You Can Never Go Home Again has been on my shelf forever, but I've never read it. As such, when I, like most people, quote the title, it comes with only the barest working knowledge of the story contained inside.
In a matter of hours, I'll be returning to Atlanta after making my home elsewhere for the second time in my life. The first was after I made an ill-fated relocation to Las Vegas, which saw me returning life asunder and tail between my legs.
This time, though, things are a little different-as in, this time I won't end up in a tortured relationship that finds me writing bad high school-ish poetry on the floor of an apartment that isn't mine at 4am while watching the Grey's Anatomy season finale on repeat. When my friend/former boss/in some weird ways authorclient of mine Zach Steele ended up in the Decatur Book Festival, it was pretty much a guarantee I'd be heading south for Labor Day.
Add into that the opportunity to, as a birthday present, show The South to a dear friend who has probably never been further south than, say, Philadelphia (sorry, but Florida doesn't count as "The South", not in quotes and with capital letters and sweet tea and 'y'all' and hats and gloves and fried chicken/porch swings/girls named Mary wearing dresses that blow in the breeze when screen doors slam...and shit like that. What? That's not your "The South"?), and, basically, you have a labor day weekend extravaganza. Seeing the Big Chicken. Eating a biscuit. Walking really, really slowly. What better way to celebrate the holiday that we Americans know is in honor of the time, in 1849, Christopher Columbus sailed across the pacific to bring pear trees to the Native Americans.
Shut up. I went to a public high school in Marietta.
That's the other thing, too-in Georgia, I always felt like I was very much NOT southern, but after moving to NY I'm fully aware of the eccentricities that part of the country bred into me-you know, like how I like my tea sweet and my women quiet.
About the tea.
(not kidding about the tea)
I wish I could quote Flannery O'Connor here, but I'm fighting a serious sleeping pill hangover, so forgive my lack of hyper-literary southern gothic whatthefuckever, the point is this:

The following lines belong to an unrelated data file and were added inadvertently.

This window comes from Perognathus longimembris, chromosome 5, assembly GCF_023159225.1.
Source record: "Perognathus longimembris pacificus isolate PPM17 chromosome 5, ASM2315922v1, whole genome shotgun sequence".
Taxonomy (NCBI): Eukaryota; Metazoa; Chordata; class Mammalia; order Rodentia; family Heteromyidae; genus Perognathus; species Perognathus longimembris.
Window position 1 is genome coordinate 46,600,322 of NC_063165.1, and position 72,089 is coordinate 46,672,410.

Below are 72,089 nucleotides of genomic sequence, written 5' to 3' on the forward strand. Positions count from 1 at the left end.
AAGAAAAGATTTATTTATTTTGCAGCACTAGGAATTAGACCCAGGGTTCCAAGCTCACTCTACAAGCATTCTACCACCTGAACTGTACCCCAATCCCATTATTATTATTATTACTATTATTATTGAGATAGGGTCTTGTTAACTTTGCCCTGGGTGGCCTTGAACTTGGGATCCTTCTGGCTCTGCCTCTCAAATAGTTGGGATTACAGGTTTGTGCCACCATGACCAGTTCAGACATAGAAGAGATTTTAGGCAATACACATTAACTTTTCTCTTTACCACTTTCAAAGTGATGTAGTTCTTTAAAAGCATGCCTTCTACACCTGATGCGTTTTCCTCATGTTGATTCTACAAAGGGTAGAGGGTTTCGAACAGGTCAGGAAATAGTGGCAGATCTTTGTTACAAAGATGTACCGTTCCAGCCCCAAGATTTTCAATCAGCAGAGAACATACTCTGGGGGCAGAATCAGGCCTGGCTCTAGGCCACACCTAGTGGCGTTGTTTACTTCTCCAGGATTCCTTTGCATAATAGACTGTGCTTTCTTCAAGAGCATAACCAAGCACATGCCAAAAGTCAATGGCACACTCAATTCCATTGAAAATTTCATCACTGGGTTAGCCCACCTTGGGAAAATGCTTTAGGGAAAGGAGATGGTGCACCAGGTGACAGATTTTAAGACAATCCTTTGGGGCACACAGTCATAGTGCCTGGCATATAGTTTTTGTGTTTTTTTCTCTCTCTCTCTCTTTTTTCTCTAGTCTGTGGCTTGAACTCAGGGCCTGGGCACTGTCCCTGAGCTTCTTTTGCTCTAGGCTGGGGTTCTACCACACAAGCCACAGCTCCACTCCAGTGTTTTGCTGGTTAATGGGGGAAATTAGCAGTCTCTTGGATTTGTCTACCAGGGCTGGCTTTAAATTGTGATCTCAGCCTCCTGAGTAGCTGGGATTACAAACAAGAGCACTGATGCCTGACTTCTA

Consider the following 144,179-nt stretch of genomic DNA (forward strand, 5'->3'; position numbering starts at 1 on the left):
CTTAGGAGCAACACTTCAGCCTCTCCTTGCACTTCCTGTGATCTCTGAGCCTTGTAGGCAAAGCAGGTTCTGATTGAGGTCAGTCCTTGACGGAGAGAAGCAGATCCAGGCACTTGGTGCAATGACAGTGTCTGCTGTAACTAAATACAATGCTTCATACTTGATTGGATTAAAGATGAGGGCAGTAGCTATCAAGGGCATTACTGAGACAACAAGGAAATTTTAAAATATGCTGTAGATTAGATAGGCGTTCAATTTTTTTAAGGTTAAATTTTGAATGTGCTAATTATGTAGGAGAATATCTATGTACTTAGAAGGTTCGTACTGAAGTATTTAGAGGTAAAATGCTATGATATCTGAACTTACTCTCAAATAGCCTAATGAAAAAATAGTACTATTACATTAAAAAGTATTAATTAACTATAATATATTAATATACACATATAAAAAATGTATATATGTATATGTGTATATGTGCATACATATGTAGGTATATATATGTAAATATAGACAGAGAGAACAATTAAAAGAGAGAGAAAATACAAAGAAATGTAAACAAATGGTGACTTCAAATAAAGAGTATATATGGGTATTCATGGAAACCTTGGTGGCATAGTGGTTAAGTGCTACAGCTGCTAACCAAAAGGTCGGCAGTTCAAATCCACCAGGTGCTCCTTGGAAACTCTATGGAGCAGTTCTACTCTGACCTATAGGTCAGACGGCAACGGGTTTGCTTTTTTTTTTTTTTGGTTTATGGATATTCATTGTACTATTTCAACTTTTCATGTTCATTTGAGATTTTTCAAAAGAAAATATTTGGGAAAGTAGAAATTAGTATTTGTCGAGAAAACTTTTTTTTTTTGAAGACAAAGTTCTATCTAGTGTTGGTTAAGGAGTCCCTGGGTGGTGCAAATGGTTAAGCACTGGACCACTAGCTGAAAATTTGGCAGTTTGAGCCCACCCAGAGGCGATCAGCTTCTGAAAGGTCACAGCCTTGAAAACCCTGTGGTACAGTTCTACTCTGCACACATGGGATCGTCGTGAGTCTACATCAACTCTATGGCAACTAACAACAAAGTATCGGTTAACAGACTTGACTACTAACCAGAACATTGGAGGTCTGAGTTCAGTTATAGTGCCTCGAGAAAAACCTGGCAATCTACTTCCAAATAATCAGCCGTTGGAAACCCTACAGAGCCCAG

I haven't stepped foot in Georgia since March 27 of this year. Things have changed for everyone. Let's see how this goes. This is, basically, "Russ Goes Home Again Take 2" or something, and it's a little emotional to me. In 2009 I saw Wordsmiths and a major relationship in my life come and go and left a bunch of friends and a handful of really good bands behind (though I'm doing my damndest to relocate the bands...what, friends come and go but Tealights are forever!), and honestly I'm not even sure the depths to which the daily fight that is being on the grind in NYC has changed me. Some, maybepossibly? Not sure. I'm not the one to judge that.
So in a few hours, we depart for the awesome wonderland of a shitshow that is flying into Atlanta's Hartsfield-Jackson International Airport, and I leave you and end this opening missive with my book list for the trip:
The Time Traveler's Wife (there's a reason behind this, and no I won't tell you if you don't already know)
The Secret History (nope, haven't read it)
Tao Lin's Shoplifting From American Apparel
a loved-up, dog-eared copy of Karen Head's Sassing
and, what I'm reading now: a gift from Unbridled Books that my lawyers have advised me not to discuss. It's so good though, y'all.
And, with that...hey, Georgia, how you doin'?